I hope my answer has been of some help to you – please add any further questions or comments below.

Wishing you all the best on your multilingual family journey!

Kind regards


Rita Rosenback

Rita Rosenback

Rita is an author, Family Language Coach, blogger and speaker, who was born into a bilingual family on the Swedish-speaking west coast of Finland. After studying languages in Finland and Germany she worked as a university teacher, translator, interpreter and manager of multinational teams. Rita is now a full-time writer and coach and has been living in the U.K. since 1998. Rita is the mother of two grown-up multilingual daughters, who are the inspiration for her book: “Bringing up a Bilingual Child”, an easy-to-read guide for parents, where she navigates the reader across the “Seven Cs of Multilingual Parenting: Communication, Confidence, Commitment, Consistency, Creativity, Culture and Celebration”. Currently English and Swedish are Rita’s main languages, but she instantly switches to Finnish or German or to her Finland-Swedish dialect when the opportunity presents itself (and when push comes to shove, she can communicate in a very basic Punjabi). Rita is the creator and driving force of this website, and she gives talks and holds workshops for parents and teachers on the topic of bilingual children. She also coaches families on how to make the most of their languages and raise their children to become confident speakers of the chosen languages.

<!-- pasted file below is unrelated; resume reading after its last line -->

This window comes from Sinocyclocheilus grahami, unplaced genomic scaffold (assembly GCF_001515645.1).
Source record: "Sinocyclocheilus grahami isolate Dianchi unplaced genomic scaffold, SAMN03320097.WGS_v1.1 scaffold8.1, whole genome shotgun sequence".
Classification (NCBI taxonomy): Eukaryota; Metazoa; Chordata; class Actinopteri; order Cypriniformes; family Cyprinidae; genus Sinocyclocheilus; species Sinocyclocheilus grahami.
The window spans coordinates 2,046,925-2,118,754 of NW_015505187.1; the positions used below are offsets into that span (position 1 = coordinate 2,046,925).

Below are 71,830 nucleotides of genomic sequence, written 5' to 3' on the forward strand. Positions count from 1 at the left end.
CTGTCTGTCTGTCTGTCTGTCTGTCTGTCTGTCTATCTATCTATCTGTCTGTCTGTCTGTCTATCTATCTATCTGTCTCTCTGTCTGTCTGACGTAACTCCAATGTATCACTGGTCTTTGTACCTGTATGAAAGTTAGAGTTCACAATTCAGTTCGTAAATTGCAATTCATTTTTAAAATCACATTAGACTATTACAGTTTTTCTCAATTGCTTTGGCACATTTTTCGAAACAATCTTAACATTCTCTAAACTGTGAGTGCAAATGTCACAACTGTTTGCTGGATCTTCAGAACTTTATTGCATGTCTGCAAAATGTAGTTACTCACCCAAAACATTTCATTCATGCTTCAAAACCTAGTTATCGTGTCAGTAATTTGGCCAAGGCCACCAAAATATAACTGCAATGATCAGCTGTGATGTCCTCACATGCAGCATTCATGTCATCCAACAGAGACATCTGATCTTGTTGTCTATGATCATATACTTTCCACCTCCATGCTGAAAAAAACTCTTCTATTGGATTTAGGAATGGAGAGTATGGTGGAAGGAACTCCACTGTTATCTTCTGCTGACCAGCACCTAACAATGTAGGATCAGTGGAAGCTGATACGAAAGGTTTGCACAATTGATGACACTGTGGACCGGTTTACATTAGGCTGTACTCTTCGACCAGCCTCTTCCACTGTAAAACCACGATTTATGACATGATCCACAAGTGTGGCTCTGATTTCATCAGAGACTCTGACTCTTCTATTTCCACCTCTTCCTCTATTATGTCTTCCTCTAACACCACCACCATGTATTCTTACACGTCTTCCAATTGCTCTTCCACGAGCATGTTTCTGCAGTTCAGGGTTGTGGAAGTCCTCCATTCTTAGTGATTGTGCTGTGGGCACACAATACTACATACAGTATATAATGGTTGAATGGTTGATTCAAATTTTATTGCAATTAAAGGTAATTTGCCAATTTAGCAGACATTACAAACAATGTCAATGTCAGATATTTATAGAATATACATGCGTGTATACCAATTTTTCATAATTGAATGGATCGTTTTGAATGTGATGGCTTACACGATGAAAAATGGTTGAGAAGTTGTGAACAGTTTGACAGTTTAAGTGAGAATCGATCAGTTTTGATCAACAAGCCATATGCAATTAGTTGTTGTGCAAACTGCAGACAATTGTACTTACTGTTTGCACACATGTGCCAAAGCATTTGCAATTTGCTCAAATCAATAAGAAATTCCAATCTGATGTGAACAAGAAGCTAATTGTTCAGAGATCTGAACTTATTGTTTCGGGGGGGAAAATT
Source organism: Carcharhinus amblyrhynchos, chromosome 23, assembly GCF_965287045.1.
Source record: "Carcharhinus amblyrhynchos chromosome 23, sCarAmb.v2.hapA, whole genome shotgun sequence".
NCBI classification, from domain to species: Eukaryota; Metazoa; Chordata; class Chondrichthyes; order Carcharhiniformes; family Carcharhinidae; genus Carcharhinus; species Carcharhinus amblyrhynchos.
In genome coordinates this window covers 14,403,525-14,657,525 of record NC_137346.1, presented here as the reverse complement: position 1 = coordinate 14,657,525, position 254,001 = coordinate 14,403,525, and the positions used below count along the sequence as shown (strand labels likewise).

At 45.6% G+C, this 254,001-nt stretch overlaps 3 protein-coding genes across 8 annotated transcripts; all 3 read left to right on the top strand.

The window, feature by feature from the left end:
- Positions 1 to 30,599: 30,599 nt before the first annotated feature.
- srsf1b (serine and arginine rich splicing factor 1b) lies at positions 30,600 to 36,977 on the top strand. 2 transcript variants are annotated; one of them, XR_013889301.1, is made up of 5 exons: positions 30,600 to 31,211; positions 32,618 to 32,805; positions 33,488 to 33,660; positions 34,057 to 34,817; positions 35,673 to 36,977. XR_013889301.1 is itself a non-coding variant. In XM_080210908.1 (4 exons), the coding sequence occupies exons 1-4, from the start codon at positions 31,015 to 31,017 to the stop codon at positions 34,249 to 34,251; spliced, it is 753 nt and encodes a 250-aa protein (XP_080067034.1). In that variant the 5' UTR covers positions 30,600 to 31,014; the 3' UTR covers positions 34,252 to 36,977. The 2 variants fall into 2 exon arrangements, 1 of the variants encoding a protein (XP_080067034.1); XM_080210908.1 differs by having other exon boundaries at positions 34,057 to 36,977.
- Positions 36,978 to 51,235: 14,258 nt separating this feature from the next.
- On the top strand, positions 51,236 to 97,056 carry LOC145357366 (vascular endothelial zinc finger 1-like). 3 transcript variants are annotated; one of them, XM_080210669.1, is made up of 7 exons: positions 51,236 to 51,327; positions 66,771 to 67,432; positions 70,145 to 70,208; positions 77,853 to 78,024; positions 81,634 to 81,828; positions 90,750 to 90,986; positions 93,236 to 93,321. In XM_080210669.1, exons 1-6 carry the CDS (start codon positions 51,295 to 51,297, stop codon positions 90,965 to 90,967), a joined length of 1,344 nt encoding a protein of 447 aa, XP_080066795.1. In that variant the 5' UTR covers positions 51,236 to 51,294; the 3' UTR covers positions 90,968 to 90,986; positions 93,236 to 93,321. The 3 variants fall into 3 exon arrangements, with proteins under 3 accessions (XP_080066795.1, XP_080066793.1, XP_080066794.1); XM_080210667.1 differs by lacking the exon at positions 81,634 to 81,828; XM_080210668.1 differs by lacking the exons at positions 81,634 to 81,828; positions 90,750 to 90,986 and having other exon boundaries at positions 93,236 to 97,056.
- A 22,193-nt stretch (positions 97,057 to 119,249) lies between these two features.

1 Comment

  1. Noreen Paul

    hi, very interesting to read this. I speak Armenian to our kids and my husband English, Kids would happily speak to each other in Armenian (very much minority language also we lived outside England for a while). when we returned to England for a short while to have our third child, my oldest went to preschool for three months and that was the end of his Armenian speaking with his sibling. it made me very sad. he acquired ‘school language’ from school and so coming home to describe his day and play with his friends he was comfortable using English.
    Natassa, I think I would say, it is very unlikely to hope for a Greek environment for your child unless you were living amongst Greek families who have kids and parents are as committed to keep the bilingualism with their kids too. it is very difficult to keep that going successfully in England- I am sad to say. but I also know that speaking with your child in your own mother tongue is something very special, I wouldn’t want to speak to my kids in English.. now we live abroad again but everyone wants to speak and practice English and it is hard work for us to keep the Armenian going. there are very limited resources in Armenian and much less fun cartoons so I keep pushing and pushing. I Skype with my family pretty much everyday and let the kids to chat away with aunties and grandparents and hope for the best. my kids learned a lot from watching cartoons (even though it was only 10 min every day) so I would major of programs like that and as Rita mentioned story books and other materials need to be available and read to the kids. Anyway, my two penny worth comment. hope it is somehow helpful.